The writhing of the grieving dragon

Vikings may have attacked monasteries in retaliation for attacks on them.
Christian zealots such as Boniface had been destroying sacred groves and the Carolingians had enforced conversion with a policy of be baptised or killed, the font or the axe, across their northern borders.
This was before the first raid on Lindisfarne in 793AD.
This makes for a more interesting interpretation of events.
In my narratives I chose this theory as it makes a backdrop for ripping yarns

The writhing of the grieving dragon

“A Dragon grieved beside his nest,
His young and mate lay dead.
His tender love then failed this test;
Cold rage burned in his head.

He rode the wave on that cold sea,
Found monks on its far shore.
There seemed a sad pre-destiny
To pains that their Church bore.”

Dragon’s wrath

“The rage, the wrath, the foam, the froth,
The Dragon stormed to sea.
His Love was fragile as a Moth
And now had ceased to be.

It seemed his fate to seethe with hate,
Strike shore of other lands.
He changed then from his natural state,
So, blood now soaks the sands.

Through wrath and rage he wrote a page
Of blood-soaked history.
Why he should fade from off that stage
Might seem a mystery.

But rage and woe will make a foe
Retaliate or die.
Their ebb may then return to flow,
Events then sweep all by.”

Dragon’s Decline

The Dragon’s rage did not abate,
With him grew fat the Raven.
A love that’s twisted into hate
Could well at end turn craven.

The plunder that dark vengeance brings
Would turn from need to greed.
There’s some things may come with such stings;
At end the Dragon bleeds.

Vengeance may start momentum up,
Great mischief has begun.
Like drinking from a poison cup,
All Hope in life is done.

© Trevor Morgan, 2018

From: “Tales of the Half Dane Child”


The dragon was carved on the prow of Norse ships of war.
It is strange that in Europe the Dragon is fierce whilst in Chinese myth they are capable of being kindly to folk.


Sonnet – Ragnarök

Poems about Vikings are a bit of a gift.
A gift that is to those who like hamming it up.

It also gives free range for narrative verse and ballads.
Shame the Vikings were real and they put England through long years of brutal wars.


Sonnet – Ragnarök

All know Odhinn and Loki are to clash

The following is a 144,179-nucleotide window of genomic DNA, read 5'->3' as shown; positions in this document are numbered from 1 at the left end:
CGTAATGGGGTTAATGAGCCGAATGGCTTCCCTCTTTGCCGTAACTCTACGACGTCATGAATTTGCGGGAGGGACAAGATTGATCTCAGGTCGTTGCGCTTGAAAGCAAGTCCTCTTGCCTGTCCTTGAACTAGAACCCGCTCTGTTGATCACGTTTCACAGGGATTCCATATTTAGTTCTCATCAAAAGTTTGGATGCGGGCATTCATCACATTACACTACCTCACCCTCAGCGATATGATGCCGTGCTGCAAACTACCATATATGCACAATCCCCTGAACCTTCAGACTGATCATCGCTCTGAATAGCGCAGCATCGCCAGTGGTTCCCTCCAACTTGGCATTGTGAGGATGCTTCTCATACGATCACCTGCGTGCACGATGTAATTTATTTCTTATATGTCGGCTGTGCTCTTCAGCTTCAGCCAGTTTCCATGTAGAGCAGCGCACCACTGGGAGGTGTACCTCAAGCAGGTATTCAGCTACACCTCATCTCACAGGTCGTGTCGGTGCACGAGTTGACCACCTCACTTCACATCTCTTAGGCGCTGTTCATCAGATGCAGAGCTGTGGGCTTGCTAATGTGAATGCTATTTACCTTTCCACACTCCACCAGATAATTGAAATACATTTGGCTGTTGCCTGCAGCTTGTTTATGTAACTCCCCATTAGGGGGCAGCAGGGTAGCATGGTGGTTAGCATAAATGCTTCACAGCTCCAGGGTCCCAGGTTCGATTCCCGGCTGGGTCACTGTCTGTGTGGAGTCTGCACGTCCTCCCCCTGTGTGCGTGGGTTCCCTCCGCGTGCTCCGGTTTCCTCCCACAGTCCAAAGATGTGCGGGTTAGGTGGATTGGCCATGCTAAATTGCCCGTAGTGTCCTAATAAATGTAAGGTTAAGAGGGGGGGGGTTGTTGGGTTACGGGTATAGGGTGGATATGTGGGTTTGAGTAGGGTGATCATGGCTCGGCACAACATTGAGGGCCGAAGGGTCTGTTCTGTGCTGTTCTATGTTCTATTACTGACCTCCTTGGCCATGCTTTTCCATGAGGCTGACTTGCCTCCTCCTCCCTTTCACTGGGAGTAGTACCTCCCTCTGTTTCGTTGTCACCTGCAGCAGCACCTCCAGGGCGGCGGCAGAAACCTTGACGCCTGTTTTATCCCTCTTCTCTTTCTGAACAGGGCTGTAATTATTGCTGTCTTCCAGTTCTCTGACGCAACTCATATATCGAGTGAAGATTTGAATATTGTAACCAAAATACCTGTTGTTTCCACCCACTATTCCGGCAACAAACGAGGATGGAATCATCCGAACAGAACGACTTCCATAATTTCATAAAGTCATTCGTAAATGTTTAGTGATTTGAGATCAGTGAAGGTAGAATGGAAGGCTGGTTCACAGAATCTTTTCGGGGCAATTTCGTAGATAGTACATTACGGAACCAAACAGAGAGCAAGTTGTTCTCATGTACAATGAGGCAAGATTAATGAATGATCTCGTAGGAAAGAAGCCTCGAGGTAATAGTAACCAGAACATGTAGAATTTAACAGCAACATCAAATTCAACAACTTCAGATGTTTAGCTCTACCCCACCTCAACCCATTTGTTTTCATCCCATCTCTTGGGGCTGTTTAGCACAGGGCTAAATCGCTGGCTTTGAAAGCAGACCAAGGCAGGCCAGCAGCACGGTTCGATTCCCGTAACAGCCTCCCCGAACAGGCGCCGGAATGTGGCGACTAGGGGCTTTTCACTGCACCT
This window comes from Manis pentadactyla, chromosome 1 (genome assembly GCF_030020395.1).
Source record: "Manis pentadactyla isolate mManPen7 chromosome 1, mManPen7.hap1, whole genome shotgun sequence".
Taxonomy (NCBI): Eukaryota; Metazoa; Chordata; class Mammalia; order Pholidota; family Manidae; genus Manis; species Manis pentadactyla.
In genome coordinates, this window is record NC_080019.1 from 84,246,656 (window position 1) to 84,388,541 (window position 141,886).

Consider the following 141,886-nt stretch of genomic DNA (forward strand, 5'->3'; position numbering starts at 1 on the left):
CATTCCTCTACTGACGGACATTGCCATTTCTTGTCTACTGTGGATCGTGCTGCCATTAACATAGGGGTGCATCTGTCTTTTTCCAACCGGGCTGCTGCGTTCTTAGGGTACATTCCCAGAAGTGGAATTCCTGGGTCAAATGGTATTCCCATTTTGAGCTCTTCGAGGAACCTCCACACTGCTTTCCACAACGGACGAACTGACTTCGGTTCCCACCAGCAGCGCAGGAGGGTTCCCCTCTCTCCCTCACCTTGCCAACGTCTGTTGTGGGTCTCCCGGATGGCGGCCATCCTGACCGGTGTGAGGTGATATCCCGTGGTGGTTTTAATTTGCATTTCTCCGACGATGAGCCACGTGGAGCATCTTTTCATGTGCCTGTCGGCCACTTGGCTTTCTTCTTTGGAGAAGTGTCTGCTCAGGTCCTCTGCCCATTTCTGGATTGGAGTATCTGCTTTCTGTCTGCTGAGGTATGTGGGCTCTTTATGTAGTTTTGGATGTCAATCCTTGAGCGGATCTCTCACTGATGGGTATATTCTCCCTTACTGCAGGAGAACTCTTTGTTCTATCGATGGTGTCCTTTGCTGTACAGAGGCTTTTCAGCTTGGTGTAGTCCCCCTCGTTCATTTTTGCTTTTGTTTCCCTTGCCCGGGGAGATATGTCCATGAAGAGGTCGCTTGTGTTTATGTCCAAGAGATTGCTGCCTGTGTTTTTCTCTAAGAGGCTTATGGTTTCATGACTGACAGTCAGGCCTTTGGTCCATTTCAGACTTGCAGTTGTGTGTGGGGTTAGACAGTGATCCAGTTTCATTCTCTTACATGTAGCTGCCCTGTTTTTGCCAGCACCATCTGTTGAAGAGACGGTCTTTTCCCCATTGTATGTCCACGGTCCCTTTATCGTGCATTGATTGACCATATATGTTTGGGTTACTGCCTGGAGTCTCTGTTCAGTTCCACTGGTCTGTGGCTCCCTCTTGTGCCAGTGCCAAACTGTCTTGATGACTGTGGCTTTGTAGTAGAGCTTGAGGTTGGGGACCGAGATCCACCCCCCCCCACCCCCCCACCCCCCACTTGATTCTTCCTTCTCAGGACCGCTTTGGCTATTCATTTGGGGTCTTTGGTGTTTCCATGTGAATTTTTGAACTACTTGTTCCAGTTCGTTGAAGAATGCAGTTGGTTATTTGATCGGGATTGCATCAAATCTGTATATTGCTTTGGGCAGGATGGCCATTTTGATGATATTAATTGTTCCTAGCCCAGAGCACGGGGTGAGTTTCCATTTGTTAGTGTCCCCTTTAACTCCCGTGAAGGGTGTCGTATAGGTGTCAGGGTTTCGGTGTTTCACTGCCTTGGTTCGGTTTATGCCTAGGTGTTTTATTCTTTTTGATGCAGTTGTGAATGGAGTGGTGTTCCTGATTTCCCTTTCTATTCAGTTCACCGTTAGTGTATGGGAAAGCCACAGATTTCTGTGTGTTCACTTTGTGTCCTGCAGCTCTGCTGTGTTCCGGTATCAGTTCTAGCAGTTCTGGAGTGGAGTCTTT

As order and disorder are at odds.
When each will cause the other one to crash
And bring about the twilight of the gods.
Then Lady Hel will open up her realm
And Balder and Blind Hoth resume their fight,
And each in turn will seize and hold the helm
As Balder rules all day and Hoth at night.
Then Fri will fall into a restless sleep
And all the Earth will face a sad decline,
Great monsters will sink back into the deep
With russet sunsets days will end so fine.
The Cosmos came from Chaos at its birth
And in the time to come all find their worth.

©Trevor Morgan, 2018

From: “Tale of the Half-Dane child”

Nan’s Fairy Song

Story time is fun


Nan’s Fairy Song

“Now there are fairies in each glade,
They’re by each tree and brook.
Some dwell beneath the ash tree’s shade;
You’ll see them if you look.

The young and old may see the fey,
But only if we’re kind.
There are grown men who talk to them,
But they have lost their mind.

Beware the fairy folk please do
And don’t go to their hall.
For they may play such tricks on you,
That you could cry and bawl.

Content yourself to watch the fey,
But do not heed their speech.
Then you’ll come home at end of day
And not be out of reach.

The fairy king he likes young maids,
Yes, he likes having them.
And where a maid has gone with him,
No maid comes back again.

The fairy queen she has tirades
Each time a flower’s lost.
She scolds the king with oaths so grim,
But wenches bear the cost.

The children who may come by chance
Can be blamed on the fey.
Ah, wench you’ve led a merry dance,
When you romped in the hay”

© Trevor Morgan

From: “Tales of Aethelwulf of Lyng”

The Goddess of the future fates

I like ripping yarns and mythology.
There are lots of tales of seers who are not believed by the proud and mighty who then are doomed to defeat.
So as a part of tales of the struggles between Alfred the Great and the Great Heathen Army of invading Danes, this is one of mine.


The Goddess of the future fates

The Gods in Asgard seemed to sleep,
Or turn their minds away,
As Danish widows moan and weep;
The Noki dance and sway.

They sought to change the fate of men
To help their people win.
The Christians they would curse them then
And call their craft a sin.

They would not let just one witch live
For they must burn them all.
They ask God’s love but can’t forgive,
So, answer Satan’s call.

But Noki by the sea one night
Beneath a waning moon.
Sought refuge in that second sight
They see before they swoon.

In Bragi’s name through each refrain
They asked Skuld for that sight.
Idu the Noki felt the pain
And then screamed out in fright.

A bloody ghost of some dead slave
Embraced her as a friend.
And he said that he now forgave